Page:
Squad guided its student-designed solar-powered vehicle to fifth consecutive time victory in eight-day bi-annual American Solar Challenge More

This forum has been closed.
Comments
     
There are no comments in this forum. Be first and add one

Featured Videos

Your JavaScript is turned off or you have an old version of Adobe's Flash Player. Get the latest Flash player.
Vietnamese Staging Chinese Product Boycott After Oil Rig Spati
X
Reasey Poch
July 28, 2014 7:18 PM
China recently pulled an oil rig from an area of the disputed South China Sea that Vietnam also claims. Despite the action, the incident has had a lingering effect on consumers in Vietnam. VOA's Reasey Poch reports from Hanoi on an effort to boycott Chinese products.
Video

Video Vietnamese Staging Chinese Product Boycott After Oil Rig Spat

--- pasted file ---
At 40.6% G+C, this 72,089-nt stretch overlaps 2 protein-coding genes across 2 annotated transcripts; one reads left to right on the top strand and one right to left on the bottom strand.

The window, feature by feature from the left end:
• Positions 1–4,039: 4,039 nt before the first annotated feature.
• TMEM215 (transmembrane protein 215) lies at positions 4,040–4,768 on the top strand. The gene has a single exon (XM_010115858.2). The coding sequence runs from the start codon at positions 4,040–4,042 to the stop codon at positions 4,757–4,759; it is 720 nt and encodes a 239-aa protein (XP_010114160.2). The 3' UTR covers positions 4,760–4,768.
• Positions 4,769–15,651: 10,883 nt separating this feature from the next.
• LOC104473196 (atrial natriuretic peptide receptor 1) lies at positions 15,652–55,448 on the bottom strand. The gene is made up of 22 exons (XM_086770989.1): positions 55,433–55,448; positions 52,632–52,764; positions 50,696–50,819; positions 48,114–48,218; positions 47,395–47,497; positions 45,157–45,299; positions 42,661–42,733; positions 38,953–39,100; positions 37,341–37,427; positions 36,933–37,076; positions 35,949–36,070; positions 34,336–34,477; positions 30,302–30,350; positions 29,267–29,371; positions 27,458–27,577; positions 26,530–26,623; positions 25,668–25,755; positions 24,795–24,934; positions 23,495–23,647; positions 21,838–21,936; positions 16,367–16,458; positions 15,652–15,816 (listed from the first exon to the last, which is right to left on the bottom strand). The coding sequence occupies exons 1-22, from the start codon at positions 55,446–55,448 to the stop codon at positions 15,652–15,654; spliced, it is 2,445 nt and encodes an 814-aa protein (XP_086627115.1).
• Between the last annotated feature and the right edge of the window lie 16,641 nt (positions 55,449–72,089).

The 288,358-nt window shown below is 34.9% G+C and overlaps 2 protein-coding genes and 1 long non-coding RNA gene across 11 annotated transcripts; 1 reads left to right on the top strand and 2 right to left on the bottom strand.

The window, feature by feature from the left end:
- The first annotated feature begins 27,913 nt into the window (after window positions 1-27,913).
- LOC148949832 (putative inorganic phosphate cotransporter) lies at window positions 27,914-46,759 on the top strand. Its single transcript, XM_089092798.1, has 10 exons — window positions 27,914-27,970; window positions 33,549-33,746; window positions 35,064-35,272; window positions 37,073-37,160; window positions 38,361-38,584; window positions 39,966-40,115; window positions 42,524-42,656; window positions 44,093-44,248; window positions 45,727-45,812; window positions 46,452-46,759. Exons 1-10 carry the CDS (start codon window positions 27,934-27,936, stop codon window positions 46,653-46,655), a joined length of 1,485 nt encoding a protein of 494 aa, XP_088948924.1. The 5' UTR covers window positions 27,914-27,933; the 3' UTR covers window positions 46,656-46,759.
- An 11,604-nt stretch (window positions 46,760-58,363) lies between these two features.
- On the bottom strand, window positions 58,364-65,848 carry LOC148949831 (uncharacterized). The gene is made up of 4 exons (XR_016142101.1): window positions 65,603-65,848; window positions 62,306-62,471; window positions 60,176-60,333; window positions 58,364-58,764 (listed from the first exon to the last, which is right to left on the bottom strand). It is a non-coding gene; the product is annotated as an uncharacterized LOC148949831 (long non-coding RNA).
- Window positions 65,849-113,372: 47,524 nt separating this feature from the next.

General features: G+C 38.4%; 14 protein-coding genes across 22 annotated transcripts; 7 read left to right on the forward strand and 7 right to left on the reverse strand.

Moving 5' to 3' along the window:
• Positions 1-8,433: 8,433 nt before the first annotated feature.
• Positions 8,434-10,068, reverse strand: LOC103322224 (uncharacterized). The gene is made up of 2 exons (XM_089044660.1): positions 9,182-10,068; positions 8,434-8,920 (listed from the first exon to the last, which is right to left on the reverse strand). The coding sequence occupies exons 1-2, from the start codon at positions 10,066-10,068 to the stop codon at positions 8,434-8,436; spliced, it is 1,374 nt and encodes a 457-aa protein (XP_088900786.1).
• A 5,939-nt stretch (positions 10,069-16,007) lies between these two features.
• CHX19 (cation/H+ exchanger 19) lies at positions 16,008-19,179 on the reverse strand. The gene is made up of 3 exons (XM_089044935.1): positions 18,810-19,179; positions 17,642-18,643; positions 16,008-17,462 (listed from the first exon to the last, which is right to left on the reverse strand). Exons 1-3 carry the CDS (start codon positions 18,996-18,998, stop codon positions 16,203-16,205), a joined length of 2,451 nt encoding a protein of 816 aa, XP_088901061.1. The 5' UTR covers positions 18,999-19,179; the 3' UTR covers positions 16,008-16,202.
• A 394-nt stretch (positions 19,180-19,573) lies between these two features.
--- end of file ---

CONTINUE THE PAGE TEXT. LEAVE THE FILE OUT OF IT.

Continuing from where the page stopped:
China recently pulled an oil rig from an area of the disputed South China Sea that Vietnam also claims. Despite the action, the incident has had a lingering effect on consumers in Vietnam. VOA's Reasey Poch reports from Hanoi on an effort to boycott Chinese products.
Video

Video ESA Spacecraft to Land on a Comet

After a long flight through deep space, a European Space Agency probe is finally approaching its target -- a comet millions of kilometers away from earth. Scientists say the mission may lead to some startling discoveries about the origins of the water on earth. VOA’s George Putic has more.
Video

Video Young Africans Arrive in US for Leadership Program